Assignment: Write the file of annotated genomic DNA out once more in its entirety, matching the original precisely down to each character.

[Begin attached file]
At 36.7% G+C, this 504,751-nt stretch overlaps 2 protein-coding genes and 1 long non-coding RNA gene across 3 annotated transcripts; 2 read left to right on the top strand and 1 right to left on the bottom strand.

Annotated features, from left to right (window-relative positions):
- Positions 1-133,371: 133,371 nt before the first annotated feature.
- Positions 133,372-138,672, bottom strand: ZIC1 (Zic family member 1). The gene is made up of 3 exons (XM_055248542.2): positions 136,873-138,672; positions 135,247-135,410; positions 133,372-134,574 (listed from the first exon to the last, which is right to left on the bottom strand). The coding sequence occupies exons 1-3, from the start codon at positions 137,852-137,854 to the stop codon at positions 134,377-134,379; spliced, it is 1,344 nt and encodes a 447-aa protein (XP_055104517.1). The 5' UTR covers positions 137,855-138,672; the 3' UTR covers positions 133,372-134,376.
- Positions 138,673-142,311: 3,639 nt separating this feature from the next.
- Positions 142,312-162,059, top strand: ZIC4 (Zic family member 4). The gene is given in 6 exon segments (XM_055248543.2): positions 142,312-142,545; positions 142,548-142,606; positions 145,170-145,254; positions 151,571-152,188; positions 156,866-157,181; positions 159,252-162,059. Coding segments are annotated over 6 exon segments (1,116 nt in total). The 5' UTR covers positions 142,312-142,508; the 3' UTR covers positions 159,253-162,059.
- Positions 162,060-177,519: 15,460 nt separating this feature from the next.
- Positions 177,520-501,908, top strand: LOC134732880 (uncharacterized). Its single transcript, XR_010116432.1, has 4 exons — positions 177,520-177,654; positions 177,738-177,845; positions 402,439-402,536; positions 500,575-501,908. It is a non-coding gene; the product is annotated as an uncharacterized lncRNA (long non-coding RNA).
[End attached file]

At 36.7% G+C, this 504,751-nt stretch overlaps 2 protein-coding genes and 1 long non-coding RNA gene across 3 annotated transcripts; 2 read left to right on the top strand and 1 right to left on the bottom strand.

Annotated features, from left to right (window-relative positions):
- Positions 1-133,371: 133,371 nt before the first annotated feature.
- Positions 133,372-138,672, bottom strand: ZIC1 (Zic family member 1). The gene is made up of 3 exons (XM_055248542.2): positions 136,873-138,672; positions 135,247-135,410; positions 133,372-134,574 (listed from the first exon to the last, which is right to left on the bottom strand). The coding sequence occupies exons 1-3, from the start codon at positions 137,852-137,854 to the stop codon at positions 134,377-134,379; spliced, it is 1,344 nt and encodes a 447-aa protein (XP_055104517.1). The 5' UTR covers positions 137,855-138,672; the 3' UTR covers positions 133,372-134,376.
- Positions 138,673-142,311: 3,639 nt separating this feature from the next.
- Positions 142,312-162,059, top strand: ZIC4 (Zic family member 4). The gene is given in 6 exon segments (XM_055248543.2): positions 142,312-142,545; positions 142,548-142,606; positions 145,170-145,254; positions 151,571-152,188; positions 156,866-157,181; positions 159,252-162,059. Coding segments are annotated over 6 exon segments (1,116 nt in total). The 5' UTR covers positions 142,312-142,508; the 3' UTR covers positions 159,253-162,059.
- Positions 162,060-177,519: 15,460 nt separating this feature from the next.
- Positions 177,520-501,908, top strand: LOC134732880 (uncharacterized). Its single transcript, XR_010116432.1, has 4 exons — positions 177,520-177,654; positions 177,738-177,845; positions 402,439-402,536; positions 500,575-501,908. It is a non-coding gene; the product is annotated as an uncharacterized lncRNA (long non-coding RNA).